by Maurie Backman | June 3, 2019
There's a reason we're all supposed to have money in savings: You never know when life might throw you a curveball, and an expensive one at that. You could lose your job out of the blue, get hurt and rack up medical bills, or encounter a home or car repair you can't afford to put off. Without a healthy savings account, you effectively risk racking up costly debt the next time an unplanned expense comes your way, which is why I've always been a firm believer in having an emergency fund. In fact, here are a few times my savings bailed me out.
When you buy a new construction home, you generally don't expect to face too many big repairs right away. I was therefore less than thrilled when about a year into living in my home, one of our pipes burst, flooding part of our basement and requiring an 11:00 p.m call to a plumber that cost us an emergency fee on top of the repair.
Thankfully, we were awake when the incident occurred and were able to shut off our water immediately to avoid further damage. Still, that event cost us $1,000 that we weren't planning on spending. But because we had that money in savings, we were able to cover the cost without whipping out a credit card.
When you own a vehicle, there are certain things you aren't supposed to do. You're not supposed to neglect basic maintenance, you're not supposed to let your gas supply teeter dangerously close to empty, and you're not supposed to drive your car on roads it isn't equipped to handle. But when my friends and I found ourselves deep in the woods of Vermont on a dark, snow-covered road leading up to the weekend ski house we'd rented, we all took turns trying to drive my sedan up a rather steep hill rather than accepting defeat and finding a motel or exploring an alternate route.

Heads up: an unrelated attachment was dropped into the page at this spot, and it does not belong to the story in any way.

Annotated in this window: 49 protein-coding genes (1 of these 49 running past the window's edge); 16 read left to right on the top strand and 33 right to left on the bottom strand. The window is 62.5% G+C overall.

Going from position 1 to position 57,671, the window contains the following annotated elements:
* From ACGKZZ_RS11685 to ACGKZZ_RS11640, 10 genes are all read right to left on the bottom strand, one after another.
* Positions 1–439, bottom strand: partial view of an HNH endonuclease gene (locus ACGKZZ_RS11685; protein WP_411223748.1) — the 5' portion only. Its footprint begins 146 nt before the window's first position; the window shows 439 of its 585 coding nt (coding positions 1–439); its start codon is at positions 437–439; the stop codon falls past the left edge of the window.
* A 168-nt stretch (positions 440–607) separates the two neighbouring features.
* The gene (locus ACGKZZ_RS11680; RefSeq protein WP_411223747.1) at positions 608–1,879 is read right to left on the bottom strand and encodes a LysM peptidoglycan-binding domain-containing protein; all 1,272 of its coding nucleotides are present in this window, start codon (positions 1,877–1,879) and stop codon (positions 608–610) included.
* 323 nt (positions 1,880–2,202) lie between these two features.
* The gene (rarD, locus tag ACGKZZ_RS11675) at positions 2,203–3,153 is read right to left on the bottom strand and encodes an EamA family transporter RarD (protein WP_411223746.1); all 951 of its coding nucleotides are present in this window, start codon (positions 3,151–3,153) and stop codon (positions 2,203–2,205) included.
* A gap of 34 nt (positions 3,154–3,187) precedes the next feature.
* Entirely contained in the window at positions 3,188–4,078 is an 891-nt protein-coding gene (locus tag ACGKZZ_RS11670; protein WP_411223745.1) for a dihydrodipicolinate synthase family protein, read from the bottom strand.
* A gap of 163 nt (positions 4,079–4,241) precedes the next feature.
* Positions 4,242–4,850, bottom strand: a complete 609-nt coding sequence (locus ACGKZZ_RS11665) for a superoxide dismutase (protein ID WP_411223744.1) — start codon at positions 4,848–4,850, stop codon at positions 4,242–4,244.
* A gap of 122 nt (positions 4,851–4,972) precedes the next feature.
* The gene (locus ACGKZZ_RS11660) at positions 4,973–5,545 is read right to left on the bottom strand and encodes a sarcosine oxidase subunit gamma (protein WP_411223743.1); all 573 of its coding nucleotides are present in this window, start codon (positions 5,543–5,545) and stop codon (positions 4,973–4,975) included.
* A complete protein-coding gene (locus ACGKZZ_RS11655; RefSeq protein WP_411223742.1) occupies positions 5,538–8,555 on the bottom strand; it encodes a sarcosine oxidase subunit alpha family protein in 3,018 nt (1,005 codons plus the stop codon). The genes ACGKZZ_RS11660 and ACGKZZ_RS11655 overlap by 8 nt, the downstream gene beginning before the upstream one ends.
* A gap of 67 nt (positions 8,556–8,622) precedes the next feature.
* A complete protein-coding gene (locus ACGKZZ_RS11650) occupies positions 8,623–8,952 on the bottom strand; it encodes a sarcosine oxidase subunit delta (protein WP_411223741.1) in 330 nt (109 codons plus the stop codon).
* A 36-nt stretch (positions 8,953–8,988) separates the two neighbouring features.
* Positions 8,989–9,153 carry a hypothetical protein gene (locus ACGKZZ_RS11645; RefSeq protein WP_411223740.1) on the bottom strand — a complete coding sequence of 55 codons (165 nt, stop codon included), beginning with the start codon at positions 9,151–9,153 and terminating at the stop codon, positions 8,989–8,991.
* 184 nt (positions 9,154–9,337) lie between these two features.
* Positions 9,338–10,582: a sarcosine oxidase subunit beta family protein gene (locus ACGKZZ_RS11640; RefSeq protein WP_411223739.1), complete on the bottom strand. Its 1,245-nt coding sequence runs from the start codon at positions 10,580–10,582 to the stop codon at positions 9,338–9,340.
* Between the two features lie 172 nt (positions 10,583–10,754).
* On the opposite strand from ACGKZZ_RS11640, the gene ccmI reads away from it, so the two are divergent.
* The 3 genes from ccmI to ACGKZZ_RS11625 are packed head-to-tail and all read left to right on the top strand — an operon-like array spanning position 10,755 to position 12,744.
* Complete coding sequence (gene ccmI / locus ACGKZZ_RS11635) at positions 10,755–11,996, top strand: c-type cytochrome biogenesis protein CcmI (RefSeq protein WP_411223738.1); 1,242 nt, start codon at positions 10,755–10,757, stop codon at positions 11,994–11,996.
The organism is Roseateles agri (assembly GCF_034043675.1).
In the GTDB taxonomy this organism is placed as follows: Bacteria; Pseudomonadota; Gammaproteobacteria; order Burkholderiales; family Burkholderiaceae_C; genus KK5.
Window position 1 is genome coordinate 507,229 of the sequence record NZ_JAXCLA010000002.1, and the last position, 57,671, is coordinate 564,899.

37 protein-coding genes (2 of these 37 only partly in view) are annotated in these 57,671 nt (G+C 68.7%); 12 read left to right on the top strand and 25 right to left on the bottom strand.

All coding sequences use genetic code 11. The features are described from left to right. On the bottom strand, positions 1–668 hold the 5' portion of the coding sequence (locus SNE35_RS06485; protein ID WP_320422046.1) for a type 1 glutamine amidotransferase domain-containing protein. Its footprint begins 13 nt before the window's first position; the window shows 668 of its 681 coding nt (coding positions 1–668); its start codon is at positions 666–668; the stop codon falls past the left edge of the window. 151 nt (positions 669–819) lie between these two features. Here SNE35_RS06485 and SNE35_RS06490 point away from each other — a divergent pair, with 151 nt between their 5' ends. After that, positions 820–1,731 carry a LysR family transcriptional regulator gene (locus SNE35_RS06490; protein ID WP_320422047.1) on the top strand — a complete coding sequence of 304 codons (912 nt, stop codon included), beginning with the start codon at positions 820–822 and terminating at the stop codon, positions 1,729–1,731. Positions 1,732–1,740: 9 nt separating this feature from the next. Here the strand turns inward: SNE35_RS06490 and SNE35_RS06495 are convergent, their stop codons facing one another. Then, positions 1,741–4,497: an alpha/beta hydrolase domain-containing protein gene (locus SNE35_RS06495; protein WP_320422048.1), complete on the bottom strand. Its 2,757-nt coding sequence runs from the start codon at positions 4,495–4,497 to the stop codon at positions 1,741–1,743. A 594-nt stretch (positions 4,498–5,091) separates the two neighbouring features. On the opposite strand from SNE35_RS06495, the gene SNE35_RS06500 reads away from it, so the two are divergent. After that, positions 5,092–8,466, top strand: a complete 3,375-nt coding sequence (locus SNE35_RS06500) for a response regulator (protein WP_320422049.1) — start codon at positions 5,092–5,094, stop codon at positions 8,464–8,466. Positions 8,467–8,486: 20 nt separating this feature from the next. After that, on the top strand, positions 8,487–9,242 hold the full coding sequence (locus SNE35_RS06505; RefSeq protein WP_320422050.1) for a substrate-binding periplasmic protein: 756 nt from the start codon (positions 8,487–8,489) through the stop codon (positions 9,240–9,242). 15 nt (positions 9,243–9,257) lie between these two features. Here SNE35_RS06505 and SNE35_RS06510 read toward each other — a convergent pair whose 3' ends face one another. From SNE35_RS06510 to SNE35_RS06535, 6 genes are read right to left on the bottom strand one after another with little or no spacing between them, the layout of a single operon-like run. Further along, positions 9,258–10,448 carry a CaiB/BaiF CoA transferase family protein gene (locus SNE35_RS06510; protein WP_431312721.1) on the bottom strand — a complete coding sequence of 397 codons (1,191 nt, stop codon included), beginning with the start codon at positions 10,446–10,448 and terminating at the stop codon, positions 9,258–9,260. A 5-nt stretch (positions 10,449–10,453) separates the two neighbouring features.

Big mistake. We ended up blowing my car's transmission, and while my roadside assistance plan picked up the tab for our tow, I wound up spending several thousand dollars to make my car driveable again. And where did that money come from? My emergency fund, of course. Though it was painful to take that withdrawal at the time, I was really glad it was an option.
My blown transmission wasn't the only vehicle-related hiccup that forced me to tap my emergency fund. The first car I ever owned was a used, compact monstrosity that couldn't make it past 60 miles an hour and had a moonroof that never fully shut, which meant that on rainy days, I'd be forced to drive in a hooded jacket inside my car. Like many people's first vehicle, this was a cheap one, and I figured I'd drive it until it failed.
One day I got into a minor fender-bender when the woman in front of me stopped short and I tapped her car ever so slightly. She was fine, as was her vehicle, but my piece of junk car pretty much died on the spot. Both airbags deployed, the engine started smoking, and I knew the instant it happened that my car was toast. Had it not been for my emergency fund, I don't know how I would've come up with a down payment for a replacement vehicle, but fortunately, I had cash reserves to use for that purpose. And in case you're wondering, my second car was a much higher quality vehicle than my first, and it ran without incident -- until I foolishly decided to drive it up a snow-covered hill and blow its transmission.
The aforementioned incidents would've been far more stressful had I not had emergency savings to fall back on at the time. If you don't have an emergency fund, start cutting back on expenses until you manage to sock away at least three months' worth of essential living costs in the bank. That sum might seem a little extreme, but when you're staring at a whopper of an unplanned bill, you'll be thankful you made the effort.
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